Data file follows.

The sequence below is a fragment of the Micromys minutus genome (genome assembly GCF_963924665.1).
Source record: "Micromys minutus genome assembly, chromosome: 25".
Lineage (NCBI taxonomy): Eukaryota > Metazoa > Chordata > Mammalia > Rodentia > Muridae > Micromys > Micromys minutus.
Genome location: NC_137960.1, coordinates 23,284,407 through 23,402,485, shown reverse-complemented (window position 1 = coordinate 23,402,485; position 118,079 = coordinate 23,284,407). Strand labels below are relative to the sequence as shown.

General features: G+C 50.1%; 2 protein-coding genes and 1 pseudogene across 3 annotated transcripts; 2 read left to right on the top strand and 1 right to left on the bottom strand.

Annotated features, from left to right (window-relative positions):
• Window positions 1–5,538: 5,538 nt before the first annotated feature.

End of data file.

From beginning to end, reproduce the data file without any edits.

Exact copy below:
The sequence below is a fragment of the Micromys minutus genome (genome assembly GCF_963924665.1).
Source record: "Micromys minutus genome assembly, chromosome: 25".
Lineage (NCBI taxonomy): Eukaryota > Metazoa > Chordata > Mammalia > Rodentia > Muridae > Micromys > Micromys minutus.
Genome location: NC_137960.1, coordinates 23,284,407 through 23,402,485, shown reverse-complemented (window position 1 = coordinate 23,402,485; position 118,079 = coordinate 23,284,407). Strand labels below are relative to the sequence as shown.

General features: G+C 50.1%; 2 protein-coding genes and 1 pseudogene across 3 annotated transcripts; 2 read left to right on the top strand and 1 right to left on the bottom strand.

Annotated features, from left to right (window-relative positions):
• Window positions 1–5,538: 5,538 nt before the first annotated feature.